Cognitive dysfunction is a major problem in MS patients, leading to other consequences such as decreased QOL, depression, anxiety, etc.[5],[19],[20] Despite the intensity of the problem, approved interventions are not introduced for these patients. Previous research in the field has resulted in suggesting some interventions, however the mixed results have limited the reliability of these approaches.[21],[22] In the current study, we decided to evaluate the efficacy of donepezil treatment on cognitive function, but with a more wholistic approach, by evaluating depression and QOL as secondary outcome measures. This could be beneficial when considering a medication like donepezil in this patient, as the patient may benefit in different aspects from a single intervention.

Given the successful usage of donepezil in Alzheimer disease, it was introduced as a potential treatment in a number of neurologic disorders with cognitive impairment.[23],[24] The major mechanism of this medication is through inhibiting acetylcholine esterase, however, its glutaminergic effects are suggested to affect cognition and daily activity in both animals and human.[25] Dysfunction of muscarinic receptors was found as a possible mechanism responsible for memory impairment in multiple sclerosis. Consequently, donepezil was used in these patients to improve memory and cognitive function.[26],[27]

In contrary, other major mechanisms of cognitive impairment in MS include myelin destruction (leading to slow transmission of impulses), axonal injuries (leading to main pathways interruptions and development of new elongated slow accessory pathways), and elimination of cognitive modulators.[28] Accordingly, in a systematic review, Cotter et al. argued that acetylcholine esterase impaired function may not be present in all of MS patients with cognitive impairment; thus, all of these patients would not benefit equally from donepezil treatment. They also claimed that this group of medication has no benefit over placebo in improving cognitive impairment.[5]

Based on our findings, donepezil could successfully improve different components of cognitive function, including daily memory, retrospective and prospective memory, and attention. Moreover, it improves depression as well as both physical and mental QOL. Although our findings do not comply with the results from the study by Cottonet al., we believe the observed discrepancy in donepezil treatment outcome is due to the different mechanisms responsible for cognitive impairment in MS patients. Nevertheless, it still could improve cognitive function to some extent, and can also be beneficial in a more wholistic perspective.

QOL is also affected negatively in MS patients. This occurs due to MS progressive nature, the long-term course of disease, development of disabilities, chronic fatigue, and depression.[29] Li et al. showed that donepezil treatment in Alzheimer disease improves QOL.[30] Studies on MS patients have shown improvement of QOL following donepezil therapy and have attributed the observed findings to the possible improved cognitive functionality.[7],[31] We also found higher scores of QOL following donepezil therapy among our patients, while the placebo group showed no improvement.

With respect to depression, we found smaller depression scores following donepezil therapy among our patients while the placebo group showed no difference before and after the intervention. Similar to our findings, previous studies have also reported improvement in depression after treatment with donepezil and have attributed the observed change to the improved cognitive function in these patients.[5],[32] For instance, long-term use of donepezil for treatment of Alzheimer disease was accompanied with considerable both cognitive and functional benefits.[33],[34]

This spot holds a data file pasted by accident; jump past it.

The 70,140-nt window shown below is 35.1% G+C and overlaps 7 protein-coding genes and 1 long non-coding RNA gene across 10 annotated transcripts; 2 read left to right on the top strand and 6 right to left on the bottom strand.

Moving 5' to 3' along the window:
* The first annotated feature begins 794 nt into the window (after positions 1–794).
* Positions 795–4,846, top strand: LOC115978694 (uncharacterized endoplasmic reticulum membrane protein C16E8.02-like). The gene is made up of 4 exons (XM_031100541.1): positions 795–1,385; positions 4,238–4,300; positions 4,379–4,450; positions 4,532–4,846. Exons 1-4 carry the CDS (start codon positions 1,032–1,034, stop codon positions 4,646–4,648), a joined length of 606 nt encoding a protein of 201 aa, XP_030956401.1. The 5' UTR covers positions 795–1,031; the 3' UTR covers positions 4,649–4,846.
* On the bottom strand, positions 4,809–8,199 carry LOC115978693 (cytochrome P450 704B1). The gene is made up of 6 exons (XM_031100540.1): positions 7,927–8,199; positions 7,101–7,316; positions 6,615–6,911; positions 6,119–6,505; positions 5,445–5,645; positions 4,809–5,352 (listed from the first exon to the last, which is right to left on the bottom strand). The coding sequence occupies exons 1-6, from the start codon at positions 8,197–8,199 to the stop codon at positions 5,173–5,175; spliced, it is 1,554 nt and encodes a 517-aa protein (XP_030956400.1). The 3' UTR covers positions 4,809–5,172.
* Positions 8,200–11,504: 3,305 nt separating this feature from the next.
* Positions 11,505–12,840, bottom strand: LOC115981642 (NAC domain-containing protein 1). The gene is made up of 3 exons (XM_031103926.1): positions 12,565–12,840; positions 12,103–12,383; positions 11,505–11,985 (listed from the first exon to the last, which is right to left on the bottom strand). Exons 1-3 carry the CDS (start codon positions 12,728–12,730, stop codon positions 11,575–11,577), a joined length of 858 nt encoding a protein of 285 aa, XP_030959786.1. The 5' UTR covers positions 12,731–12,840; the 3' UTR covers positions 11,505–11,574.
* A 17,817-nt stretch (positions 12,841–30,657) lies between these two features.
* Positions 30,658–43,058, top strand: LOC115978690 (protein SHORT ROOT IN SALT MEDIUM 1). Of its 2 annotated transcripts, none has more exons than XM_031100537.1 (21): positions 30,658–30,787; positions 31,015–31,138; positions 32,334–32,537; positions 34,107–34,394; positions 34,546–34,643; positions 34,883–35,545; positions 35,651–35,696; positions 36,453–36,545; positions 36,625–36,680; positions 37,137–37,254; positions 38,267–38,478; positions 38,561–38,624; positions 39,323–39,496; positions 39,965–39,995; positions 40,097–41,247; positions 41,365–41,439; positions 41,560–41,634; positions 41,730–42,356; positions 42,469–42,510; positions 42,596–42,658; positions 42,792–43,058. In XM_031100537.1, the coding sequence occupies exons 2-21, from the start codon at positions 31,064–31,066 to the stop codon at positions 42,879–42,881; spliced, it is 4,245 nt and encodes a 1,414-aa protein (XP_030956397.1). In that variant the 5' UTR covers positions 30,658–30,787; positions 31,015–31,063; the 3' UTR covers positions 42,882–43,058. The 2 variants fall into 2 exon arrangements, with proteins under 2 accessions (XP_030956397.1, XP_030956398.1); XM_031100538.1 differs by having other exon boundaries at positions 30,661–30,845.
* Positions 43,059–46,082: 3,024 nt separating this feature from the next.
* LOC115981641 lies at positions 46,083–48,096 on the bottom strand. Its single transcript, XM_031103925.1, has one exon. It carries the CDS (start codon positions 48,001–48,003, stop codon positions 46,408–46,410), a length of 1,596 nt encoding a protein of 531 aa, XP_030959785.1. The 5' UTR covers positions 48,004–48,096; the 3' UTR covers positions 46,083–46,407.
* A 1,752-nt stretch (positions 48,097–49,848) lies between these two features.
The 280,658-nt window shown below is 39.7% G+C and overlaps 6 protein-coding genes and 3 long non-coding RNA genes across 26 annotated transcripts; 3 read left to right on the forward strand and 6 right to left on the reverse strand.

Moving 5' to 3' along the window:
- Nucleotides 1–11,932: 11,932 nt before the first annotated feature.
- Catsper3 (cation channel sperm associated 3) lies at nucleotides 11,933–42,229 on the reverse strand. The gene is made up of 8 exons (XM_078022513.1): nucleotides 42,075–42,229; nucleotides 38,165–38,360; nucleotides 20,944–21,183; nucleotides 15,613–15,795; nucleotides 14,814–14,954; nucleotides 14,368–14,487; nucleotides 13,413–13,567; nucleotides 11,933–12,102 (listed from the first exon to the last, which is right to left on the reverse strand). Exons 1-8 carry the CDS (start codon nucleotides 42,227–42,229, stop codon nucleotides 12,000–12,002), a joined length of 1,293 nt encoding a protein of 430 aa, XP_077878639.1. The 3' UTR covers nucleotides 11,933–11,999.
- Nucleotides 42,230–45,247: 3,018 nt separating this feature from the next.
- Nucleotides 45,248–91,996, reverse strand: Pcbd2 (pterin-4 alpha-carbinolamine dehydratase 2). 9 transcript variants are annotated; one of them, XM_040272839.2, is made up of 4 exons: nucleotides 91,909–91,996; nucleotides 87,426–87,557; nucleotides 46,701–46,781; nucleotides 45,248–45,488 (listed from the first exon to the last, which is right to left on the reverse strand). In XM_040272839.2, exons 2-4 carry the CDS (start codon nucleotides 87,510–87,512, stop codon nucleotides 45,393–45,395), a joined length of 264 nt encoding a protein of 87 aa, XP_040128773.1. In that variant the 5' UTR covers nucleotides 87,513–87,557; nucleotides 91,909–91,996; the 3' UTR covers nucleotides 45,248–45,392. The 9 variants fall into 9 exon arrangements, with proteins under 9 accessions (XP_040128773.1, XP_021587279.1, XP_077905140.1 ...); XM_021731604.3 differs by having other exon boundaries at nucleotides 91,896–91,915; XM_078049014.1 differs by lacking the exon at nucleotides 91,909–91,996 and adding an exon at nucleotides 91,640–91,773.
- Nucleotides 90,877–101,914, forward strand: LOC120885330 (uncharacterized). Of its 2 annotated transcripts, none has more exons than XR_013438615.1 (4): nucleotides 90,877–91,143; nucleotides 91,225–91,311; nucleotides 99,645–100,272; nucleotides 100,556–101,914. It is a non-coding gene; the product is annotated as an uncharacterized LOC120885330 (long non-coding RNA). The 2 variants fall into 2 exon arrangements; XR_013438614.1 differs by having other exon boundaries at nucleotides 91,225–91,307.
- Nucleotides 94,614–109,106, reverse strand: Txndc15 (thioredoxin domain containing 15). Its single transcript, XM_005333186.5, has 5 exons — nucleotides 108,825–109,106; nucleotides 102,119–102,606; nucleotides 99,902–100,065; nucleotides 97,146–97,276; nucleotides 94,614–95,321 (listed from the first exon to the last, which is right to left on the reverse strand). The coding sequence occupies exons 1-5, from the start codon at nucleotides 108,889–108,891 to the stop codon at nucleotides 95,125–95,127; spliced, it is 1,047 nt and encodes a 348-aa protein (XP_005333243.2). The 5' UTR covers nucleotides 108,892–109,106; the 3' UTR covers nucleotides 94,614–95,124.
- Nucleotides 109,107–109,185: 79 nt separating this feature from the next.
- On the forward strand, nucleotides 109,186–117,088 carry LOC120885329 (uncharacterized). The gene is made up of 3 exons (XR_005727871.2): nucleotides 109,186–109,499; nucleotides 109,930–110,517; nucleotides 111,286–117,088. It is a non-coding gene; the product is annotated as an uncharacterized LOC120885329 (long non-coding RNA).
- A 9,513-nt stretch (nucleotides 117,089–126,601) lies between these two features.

Besides its application in cognition, donepezil could affect other areas as well. A study suggested that donepezil could decrease the brain and spleen interlukin-1β and cyclooxygenase-2 (COX-2), and possibly could reduce systemic inflammation.[24] In contrast, another animal study assessed the efficacy of donepezil on learning and memory of mice following a 15-day period of therapy. At the end of the study, they dissected animals' brains looking for acetylcholine esterase level, as well as oxidative and anti-inflammatory markers. They only reported reduced level of acetylcholine esterase at the end.[35] In the current study, we did not investigate systemic inflammation.

This study was limited by the short duration of treatment, lack of long-term follow-up assessment, lack of assessment for other possible effects of donepezil on systemic inflammation and cytokines, not using other tools to evaluate cognitive function, lack of a reliable method to evaluate medication adherence, and limited number of study population. We recommend further larger studies with longer follow-up duration in future.

  Conclusions Top

Donepezil could effectively improve cognitive impairment in MS patients. Also, it has positive effects on QOL and depression. Therefore, donepezil therapy could cover multiple affected areas in these patients, making them needless of multiple drugs and avoiding consequent side effects and drug interactions. It seems that the earlier initiation of donepezil for patients in the early steps of cognitive dysfunctions can help lessen the severity and decelerate the progression of cognition impairment.

Declaration of patient consent

The authors certify that they have obtained all appropriate patient consent forms. In the form, the patients have given their consent for their clinical information to be reported in the journal. The patients understand that their names and initials will not be published and due efforts will be made to conceal their identity, but anonymity cannot be guaranteed.


We would like to thank the managerial team and personnel of multiple sclerosis clinic of Kashani Hospital for their kind cooperation during the study.

Financial support and sponsorship

This study was funded by Vice-Chancellor for Research and Technology of Isfahan University of Medical Sciences.

Conflicts of interest

There are no conflicts of interest.

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  [Figure 1]

  [Table 1], [Table 2], [Table 3]